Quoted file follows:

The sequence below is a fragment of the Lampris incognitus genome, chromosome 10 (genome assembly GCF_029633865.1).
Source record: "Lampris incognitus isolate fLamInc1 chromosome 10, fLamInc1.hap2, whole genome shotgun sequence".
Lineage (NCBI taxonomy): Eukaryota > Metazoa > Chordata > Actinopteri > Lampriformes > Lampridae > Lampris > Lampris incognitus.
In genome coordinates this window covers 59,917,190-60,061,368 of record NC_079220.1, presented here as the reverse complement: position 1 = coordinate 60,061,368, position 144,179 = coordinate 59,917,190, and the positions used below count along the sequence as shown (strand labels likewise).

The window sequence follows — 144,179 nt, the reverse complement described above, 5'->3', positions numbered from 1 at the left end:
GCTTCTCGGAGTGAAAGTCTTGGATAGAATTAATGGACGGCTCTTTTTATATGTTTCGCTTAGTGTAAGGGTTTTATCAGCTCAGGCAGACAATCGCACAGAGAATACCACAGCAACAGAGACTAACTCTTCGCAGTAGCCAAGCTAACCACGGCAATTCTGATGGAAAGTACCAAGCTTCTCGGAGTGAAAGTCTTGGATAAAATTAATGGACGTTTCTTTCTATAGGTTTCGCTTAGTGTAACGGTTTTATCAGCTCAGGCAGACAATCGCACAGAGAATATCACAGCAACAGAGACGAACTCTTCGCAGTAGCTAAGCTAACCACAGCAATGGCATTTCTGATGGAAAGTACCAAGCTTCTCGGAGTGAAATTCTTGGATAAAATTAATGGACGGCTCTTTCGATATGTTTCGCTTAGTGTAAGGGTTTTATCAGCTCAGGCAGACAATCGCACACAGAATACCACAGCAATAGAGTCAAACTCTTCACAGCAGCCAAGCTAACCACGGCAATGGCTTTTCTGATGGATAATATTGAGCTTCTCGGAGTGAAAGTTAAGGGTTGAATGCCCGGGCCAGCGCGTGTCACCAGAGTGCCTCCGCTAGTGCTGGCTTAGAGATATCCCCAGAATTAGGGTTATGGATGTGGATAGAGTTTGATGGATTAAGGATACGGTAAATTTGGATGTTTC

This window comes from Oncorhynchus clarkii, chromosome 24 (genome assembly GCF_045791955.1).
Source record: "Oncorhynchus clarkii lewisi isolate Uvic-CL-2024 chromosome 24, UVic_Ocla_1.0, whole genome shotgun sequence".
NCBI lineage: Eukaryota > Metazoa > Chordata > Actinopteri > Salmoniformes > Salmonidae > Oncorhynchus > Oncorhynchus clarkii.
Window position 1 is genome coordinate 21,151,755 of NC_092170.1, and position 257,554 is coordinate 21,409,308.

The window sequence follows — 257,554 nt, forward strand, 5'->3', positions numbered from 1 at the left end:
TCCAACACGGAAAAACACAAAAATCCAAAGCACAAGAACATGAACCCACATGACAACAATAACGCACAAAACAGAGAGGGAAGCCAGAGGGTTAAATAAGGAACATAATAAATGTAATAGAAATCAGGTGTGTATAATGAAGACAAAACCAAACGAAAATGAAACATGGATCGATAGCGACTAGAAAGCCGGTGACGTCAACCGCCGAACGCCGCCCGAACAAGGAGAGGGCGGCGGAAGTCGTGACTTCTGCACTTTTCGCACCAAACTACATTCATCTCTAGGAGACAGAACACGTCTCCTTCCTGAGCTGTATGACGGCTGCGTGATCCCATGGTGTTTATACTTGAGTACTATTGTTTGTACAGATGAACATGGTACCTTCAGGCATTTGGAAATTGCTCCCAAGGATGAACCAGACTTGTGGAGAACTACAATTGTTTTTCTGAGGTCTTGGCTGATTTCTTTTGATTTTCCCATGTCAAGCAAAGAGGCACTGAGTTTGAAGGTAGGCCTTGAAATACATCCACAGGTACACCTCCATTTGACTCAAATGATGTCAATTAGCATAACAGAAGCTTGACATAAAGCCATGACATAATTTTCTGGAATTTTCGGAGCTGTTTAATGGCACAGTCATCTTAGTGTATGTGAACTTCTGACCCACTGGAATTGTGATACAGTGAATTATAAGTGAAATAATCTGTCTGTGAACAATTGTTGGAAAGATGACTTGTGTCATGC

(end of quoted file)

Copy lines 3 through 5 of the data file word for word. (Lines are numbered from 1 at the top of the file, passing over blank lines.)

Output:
Lineage (NCBI taxonomy): Eukaryota > Metazoa > Chordata > Actinopteri > Lampriformes > Lampridae > Lampris > Lampris incognitus.
In genome coordinates this window covers 59,917,190-60,061,368 of record NC_079220.1, presented here as the reverse complement: position 1 = coordinate 60,061,368, position 144,179 = coordinate 59,917,190, and the positions used below count along the sequence as shown (strand labels likewise).

The window sequence follows — 144,179 nt, the reverse complement described above, 5'->3', positions numbered from 1 at the left end: